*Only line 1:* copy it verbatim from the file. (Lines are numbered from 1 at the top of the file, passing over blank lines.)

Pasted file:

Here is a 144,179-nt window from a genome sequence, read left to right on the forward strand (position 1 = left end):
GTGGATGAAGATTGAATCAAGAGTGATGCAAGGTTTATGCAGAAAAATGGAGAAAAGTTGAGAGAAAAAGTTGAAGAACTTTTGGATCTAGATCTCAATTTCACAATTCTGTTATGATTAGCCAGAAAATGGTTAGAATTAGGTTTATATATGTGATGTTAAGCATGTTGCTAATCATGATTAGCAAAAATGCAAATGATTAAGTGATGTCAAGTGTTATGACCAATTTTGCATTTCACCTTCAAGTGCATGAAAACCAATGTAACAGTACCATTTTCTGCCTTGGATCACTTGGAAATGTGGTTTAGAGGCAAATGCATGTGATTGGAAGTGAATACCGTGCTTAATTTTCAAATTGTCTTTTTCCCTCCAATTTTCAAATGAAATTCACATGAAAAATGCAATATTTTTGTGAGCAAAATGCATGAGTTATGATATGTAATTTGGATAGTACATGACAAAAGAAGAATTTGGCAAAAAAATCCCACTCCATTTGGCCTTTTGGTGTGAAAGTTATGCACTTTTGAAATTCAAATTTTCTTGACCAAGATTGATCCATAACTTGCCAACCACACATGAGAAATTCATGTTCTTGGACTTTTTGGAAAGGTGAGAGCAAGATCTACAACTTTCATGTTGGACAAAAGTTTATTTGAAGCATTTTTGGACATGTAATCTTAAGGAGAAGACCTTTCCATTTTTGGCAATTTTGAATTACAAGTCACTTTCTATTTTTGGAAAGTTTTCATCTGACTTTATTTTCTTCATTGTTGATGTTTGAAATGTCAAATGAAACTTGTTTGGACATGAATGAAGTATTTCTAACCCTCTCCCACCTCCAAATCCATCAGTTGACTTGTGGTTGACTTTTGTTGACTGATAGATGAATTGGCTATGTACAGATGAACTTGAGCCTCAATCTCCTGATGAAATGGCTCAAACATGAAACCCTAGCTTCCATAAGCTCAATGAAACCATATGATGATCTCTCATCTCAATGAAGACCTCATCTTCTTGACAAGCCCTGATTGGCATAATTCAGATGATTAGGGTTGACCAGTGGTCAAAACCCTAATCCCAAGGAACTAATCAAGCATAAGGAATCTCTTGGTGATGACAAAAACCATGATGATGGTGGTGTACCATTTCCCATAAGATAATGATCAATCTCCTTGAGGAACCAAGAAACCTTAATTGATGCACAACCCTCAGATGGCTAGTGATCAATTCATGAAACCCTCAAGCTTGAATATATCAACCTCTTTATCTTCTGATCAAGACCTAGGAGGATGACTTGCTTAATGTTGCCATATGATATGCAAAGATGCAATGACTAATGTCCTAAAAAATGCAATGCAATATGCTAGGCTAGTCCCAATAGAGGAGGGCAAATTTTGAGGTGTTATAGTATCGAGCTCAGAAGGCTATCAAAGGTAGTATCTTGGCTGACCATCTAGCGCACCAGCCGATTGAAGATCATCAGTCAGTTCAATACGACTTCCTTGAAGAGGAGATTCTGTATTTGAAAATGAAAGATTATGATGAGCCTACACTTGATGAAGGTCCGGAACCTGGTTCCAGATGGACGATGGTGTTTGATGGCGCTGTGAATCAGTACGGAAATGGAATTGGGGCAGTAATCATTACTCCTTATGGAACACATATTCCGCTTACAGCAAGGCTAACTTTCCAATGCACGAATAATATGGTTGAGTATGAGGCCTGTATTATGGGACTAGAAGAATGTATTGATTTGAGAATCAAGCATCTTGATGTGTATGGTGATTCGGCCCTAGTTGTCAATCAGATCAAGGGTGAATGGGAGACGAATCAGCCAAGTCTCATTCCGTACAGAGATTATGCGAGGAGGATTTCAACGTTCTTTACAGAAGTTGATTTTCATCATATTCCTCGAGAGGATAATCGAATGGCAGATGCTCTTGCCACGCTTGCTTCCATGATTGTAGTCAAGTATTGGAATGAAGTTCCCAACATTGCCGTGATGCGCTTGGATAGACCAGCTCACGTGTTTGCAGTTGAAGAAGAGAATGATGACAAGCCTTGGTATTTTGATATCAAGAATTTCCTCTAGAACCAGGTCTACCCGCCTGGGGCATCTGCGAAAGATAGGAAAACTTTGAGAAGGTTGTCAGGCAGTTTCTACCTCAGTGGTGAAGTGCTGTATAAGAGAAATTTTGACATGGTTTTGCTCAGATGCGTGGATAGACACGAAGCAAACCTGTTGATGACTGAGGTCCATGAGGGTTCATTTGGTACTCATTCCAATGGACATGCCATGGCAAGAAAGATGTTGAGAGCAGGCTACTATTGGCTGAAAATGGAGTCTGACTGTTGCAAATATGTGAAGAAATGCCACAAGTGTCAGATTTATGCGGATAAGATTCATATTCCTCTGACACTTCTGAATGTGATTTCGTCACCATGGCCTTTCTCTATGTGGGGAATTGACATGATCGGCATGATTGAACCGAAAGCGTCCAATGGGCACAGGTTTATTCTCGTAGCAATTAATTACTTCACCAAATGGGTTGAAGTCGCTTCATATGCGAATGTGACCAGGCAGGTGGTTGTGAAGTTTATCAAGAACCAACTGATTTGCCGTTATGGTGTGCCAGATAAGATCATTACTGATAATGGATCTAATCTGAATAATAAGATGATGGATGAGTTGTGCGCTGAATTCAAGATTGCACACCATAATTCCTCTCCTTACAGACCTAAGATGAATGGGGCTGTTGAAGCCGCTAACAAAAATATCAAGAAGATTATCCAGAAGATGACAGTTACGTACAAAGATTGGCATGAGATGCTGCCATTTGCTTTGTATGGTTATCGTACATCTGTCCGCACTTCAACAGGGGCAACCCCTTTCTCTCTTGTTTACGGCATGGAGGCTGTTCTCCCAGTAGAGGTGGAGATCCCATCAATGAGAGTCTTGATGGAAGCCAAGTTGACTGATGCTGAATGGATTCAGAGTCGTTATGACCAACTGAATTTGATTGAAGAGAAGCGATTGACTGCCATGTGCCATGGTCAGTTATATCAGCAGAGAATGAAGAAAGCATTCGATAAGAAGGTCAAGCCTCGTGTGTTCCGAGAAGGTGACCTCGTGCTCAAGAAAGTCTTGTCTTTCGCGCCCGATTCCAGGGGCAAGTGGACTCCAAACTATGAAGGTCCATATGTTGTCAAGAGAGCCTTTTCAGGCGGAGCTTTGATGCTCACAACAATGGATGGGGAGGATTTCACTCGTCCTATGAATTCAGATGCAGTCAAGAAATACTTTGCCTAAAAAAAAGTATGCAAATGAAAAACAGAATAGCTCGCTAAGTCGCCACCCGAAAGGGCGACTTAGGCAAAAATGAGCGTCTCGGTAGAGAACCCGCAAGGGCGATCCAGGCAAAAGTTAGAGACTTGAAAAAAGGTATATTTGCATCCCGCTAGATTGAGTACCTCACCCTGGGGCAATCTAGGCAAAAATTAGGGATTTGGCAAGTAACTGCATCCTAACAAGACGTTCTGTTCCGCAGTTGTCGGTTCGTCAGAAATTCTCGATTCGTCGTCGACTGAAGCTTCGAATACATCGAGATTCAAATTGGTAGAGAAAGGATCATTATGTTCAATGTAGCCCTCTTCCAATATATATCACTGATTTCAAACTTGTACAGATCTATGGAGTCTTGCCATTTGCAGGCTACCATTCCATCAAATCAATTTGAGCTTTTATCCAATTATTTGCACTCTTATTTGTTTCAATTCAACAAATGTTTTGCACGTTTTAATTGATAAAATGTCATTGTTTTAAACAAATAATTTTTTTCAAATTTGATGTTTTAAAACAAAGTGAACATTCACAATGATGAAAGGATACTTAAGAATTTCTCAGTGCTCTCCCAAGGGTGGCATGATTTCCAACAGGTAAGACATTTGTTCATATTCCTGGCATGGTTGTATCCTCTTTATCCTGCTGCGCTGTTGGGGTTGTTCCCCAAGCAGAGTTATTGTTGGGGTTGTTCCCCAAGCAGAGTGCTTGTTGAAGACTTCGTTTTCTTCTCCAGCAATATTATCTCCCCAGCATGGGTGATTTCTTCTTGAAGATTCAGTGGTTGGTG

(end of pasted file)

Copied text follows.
Here is a 144,179-nt window from a genome sequence, read left to right on the forward strand (position 1 = left end):